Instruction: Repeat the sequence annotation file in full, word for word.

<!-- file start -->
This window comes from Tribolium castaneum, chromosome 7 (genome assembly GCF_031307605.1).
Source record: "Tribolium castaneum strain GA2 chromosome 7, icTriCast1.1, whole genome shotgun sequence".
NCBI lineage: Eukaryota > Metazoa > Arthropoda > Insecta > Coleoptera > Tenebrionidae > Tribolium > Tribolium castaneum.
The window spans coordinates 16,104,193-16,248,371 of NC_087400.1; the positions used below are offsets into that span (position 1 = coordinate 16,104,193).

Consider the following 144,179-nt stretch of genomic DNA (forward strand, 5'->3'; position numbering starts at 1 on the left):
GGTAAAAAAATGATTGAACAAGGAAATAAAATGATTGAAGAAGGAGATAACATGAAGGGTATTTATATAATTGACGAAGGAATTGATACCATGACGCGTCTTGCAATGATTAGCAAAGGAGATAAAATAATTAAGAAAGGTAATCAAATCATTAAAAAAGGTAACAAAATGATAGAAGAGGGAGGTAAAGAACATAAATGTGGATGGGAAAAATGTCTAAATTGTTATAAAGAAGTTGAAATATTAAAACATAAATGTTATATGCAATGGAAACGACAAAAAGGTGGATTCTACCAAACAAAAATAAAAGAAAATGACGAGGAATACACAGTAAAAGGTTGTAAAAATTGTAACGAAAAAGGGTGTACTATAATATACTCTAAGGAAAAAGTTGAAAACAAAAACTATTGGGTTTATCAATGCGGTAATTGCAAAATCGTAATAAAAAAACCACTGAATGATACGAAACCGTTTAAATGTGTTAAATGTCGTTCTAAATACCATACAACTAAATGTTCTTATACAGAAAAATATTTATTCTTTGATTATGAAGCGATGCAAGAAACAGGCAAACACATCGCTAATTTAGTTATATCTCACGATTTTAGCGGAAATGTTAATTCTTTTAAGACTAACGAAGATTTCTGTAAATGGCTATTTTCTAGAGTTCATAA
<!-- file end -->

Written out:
This window comes from Tribolium castaneum, chromosome 7 (genome assembly GCF_031307605.1).
Source record: "Tribolium castaneum strain GA2 chromosome 7, icTriCast1.1, whole genome shotgun sequence".
NCBI lineage: Eukaryota > Metazoa > Arthropoda > Insecta > Coleoptera > Tenebrionidae > Tribolium > Tribolium castaneum.
The window spans coordinates 16,104,193-16,248,371 of NC_087400.1; the positions used below are offsets into that span (position 1 = coordinate 16,104,193).

Consider the following 144,179-nt stretch of genomic DNA (forward strand, 5'->3'; position numbering starts at 1 on the left):
GGTAAAAAAATGATTGAACAAGGAAATAAAATGATTGAAGAAGGAGATAACATGAAGGGTATTTATATAATTGACGAAGGAATTGATACCATGACGCGTCTTGCAATGATTAGCAAAGGAGATAAAATAATTAAGAAAGGTAATCAAATCATTAAAAAAGGTAACAAAATGATAGAAGAGGGAGGTAAAGAACATAAATGTGGATGGGAAAAATGTCTAAATTGTTATAAAGAAGTTGAAATATTAAAACATAAATGTTATATGCAATGGAAACGACAAAAAGGTGGATTCTACCAAACAAAAATAAAAGAAAATGACGAGGAATACACAGTAAAAGGTTGTAAAAATTGTAACGAAAAAGGGTGTACTATAATATACTCTAAGGAAAAAGTTGAAAACAAAAACTATTGGGTTTATCAATGCGGTAATTGCAAAATCGTAATAAAAAAACCACTGAATGATACGAAACCGTTTAAATGTGTTAAATGTCGTTCTAAATACCATACAACTAAATGTTCTTATACAGAAAAATATTTATTCTTTGATTATGAAGCGATGCAAGAAACAGGCAAACACATCGCTAATTTAGTTATATCTCACGATTTTAGCGGAAATGTTAATTCTTTTAAGACTAACGAAGATTTCTGTAAATGGCTATTTTCTAGAGTTCATAA